2021 Spring in Review

Temperatures did not depart significantly from normal. Precipitation was below normal region-wide, with a large portion of our area receiving less than 50 percent of normal spring precipitation.


Typical of early spring, March was a month of changeable weather and wide temperature variations.  Temperatures averaged near normal. It was a dry month, with much of the region receiving fifty percent or less of average March precipitation.  On the 5th, southeast winds ahead of a slow-moving cold front raised temperatures to record highs at some locations. The high of 69 at Ontario broke the old record of 66 set in 2012.  The front weakened as it moved inland, bringing only light precipitation.  A second cold front crossed the area on the evening of the 7th ahead of a cold low pressure trough from the Gulf of Alaska. Again only light precipitation fell as the cooling trend continued.  Skies cleared as the cold air moved inland on the 10th, resulting in some of the coldest lows of the month:

Baker City 20
Boise 25
Burns 22
McCall 5
Mt. Home 19
Ontario 22
Rome 16
Twin Falls 19 (11th)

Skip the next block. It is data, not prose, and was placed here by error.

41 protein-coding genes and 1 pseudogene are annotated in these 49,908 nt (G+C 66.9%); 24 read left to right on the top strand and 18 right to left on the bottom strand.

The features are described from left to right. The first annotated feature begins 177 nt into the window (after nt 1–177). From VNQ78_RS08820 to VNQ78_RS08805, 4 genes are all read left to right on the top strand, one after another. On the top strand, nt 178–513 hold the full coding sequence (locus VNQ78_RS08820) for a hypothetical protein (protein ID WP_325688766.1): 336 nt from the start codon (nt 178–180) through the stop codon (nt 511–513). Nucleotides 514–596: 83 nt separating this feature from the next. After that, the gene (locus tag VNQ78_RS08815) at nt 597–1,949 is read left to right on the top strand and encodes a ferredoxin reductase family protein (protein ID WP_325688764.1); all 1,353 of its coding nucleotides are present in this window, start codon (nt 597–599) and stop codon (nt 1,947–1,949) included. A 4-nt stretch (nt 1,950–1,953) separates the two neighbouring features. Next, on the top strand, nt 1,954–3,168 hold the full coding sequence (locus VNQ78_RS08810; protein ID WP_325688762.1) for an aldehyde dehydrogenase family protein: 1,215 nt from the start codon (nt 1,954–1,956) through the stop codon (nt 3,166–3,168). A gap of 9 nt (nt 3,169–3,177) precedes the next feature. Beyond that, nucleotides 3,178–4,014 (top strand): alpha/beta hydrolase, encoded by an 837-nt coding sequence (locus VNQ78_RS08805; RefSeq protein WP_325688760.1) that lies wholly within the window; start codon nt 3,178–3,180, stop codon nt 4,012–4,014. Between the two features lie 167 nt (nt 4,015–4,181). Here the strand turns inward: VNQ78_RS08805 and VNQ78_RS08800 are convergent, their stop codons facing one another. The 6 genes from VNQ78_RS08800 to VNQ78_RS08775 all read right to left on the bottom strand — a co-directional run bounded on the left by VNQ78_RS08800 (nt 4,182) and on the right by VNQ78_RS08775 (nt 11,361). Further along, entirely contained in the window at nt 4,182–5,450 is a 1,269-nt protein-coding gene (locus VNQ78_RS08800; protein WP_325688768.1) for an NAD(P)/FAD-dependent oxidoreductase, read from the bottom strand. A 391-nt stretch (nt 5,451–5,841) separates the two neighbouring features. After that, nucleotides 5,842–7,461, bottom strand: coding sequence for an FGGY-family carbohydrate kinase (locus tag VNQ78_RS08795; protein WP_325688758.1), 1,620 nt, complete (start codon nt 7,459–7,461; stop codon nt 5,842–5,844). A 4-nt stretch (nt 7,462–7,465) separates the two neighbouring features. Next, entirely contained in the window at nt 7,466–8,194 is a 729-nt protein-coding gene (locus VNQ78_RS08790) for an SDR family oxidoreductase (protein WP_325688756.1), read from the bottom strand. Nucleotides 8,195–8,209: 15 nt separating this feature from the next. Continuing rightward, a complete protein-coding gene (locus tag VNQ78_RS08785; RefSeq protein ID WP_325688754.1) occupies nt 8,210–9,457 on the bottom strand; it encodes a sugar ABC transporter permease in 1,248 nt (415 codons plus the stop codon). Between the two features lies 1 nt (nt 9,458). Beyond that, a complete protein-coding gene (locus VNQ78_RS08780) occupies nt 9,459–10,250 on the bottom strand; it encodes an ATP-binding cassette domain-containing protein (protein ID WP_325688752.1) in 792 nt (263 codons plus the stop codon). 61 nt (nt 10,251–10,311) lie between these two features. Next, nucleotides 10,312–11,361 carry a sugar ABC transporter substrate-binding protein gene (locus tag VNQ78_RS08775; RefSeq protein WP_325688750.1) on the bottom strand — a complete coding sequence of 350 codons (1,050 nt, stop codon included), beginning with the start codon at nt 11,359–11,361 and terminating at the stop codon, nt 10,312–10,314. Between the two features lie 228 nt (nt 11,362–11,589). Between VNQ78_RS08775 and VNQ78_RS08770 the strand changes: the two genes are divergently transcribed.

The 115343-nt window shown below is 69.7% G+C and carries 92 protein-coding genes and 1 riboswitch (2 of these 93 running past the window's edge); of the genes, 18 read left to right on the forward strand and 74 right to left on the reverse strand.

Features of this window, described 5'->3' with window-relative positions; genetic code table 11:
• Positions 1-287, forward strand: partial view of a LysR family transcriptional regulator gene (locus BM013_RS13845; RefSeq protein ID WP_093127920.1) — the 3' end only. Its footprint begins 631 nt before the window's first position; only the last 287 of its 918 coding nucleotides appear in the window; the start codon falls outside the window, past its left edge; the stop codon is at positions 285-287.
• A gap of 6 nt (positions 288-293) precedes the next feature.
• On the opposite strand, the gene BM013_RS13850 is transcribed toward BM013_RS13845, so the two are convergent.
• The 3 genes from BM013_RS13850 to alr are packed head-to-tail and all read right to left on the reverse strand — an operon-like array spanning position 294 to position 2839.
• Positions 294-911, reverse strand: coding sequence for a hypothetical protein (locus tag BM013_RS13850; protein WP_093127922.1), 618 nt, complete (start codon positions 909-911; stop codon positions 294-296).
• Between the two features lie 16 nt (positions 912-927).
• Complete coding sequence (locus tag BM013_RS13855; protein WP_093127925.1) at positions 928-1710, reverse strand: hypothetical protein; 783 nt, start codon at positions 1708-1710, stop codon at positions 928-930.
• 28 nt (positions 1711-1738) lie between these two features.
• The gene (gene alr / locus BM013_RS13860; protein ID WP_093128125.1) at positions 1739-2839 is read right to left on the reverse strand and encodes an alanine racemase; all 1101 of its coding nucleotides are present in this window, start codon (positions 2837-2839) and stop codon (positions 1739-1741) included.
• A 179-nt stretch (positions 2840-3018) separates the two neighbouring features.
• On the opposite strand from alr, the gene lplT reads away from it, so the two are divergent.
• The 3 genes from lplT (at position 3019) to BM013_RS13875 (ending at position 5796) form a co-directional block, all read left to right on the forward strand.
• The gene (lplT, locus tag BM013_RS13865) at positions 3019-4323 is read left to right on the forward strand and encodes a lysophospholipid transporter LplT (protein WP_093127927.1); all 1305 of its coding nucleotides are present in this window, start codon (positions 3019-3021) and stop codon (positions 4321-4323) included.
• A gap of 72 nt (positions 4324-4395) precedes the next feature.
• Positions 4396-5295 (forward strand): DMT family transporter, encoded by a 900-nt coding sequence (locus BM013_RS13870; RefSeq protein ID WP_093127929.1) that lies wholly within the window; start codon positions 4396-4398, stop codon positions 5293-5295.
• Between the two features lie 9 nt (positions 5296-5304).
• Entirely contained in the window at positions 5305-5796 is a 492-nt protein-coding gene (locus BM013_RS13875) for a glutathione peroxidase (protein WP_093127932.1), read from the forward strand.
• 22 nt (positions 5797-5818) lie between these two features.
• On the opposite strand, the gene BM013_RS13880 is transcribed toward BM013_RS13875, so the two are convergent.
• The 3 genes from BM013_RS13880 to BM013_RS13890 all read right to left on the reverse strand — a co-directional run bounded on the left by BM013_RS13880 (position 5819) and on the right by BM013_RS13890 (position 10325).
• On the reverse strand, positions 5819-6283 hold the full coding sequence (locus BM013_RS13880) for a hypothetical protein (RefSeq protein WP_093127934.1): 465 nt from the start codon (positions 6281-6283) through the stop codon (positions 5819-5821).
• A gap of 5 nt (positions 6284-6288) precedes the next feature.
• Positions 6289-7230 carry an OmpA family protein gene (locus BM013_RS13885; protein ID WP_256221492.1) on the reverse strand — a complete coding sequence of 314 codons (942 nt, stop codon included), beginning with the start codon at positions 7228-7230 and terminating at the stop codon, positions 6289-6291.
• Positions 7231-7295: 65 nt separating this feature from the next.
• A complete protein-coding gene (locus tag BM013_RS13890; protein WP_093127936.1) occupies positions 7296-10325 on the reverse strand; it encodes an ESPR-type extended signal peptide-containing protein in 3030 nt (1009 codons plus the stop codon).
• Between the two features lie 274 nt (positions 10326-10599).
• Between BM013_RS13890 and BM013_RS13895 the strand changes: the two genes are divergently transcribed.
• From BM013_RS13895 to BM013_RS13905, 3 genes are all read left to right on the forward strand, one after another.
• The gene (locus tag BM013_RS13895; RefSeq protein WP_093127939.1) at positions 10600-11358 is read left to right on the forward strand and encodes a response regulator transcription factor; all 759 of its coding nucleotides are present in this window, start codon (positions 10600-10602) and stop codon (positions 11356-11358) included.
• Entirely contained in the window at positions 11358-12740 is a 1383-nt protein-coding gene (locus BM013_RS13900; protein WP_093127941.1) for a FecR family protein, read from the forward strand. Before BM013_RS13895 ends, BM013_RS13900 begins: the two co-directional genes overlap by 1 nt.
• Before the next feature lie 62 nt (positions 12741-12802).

An upper-level high pressure ridge building over the Pacific Northwest brought a warming trend from the 11th through the 14th.

A weak cold front crossed the area on the 15th. After brief cooling on the 16th, high pressure provided gradual warming, resulting in the warmest high temperatures for the season so far.  On the 19th, moderate amounts of rain accompanied a cold front. A record daily rainfall of 0.27 inch was set at Twin Falls.  An upper-level low pressure trough with much cooler air followed the front, but an even colder system was on the way.  On the 22nd, a strong cold front and upper-level trough from the Gulf of Alaska brought more precipitation.  A record daily rainfall of 0.46 inch was set at Boise, including half an inch of snow during the evening. Most of the precipitation was in the form of thunderstorm rain which preceded the snow.  Many locations experienced some the coldest highs of the month on the 22nd and 23rd:

Baker City 49 (23rd )
Boise 46
Burns 49
Jerome 46
McCall 35
Mt. Home 49
Ontario 54
Rome 49 (23rd )
Twin Falls 44 (23rd )

Another cold upper-level trough from the Gulf of Alaska continued the cold wet weather on the 24th and 25th.  An upper-level ridge brought much warmer weather. On the 28th, a record high of 70 was set at Twin Falls, and a record high of 75 was tied at Baker City. But very windy and much colder weather would soon arrive from the Gulf of Alaska.  During the evening of the 28th, a very strong cold front crossed the area.  Northwest winds increased rapidly behind the front, driven by a steep surface pressure gradient and enhanced by a powerful jet stream on the southern periphery of the upper-level trough which followed the front.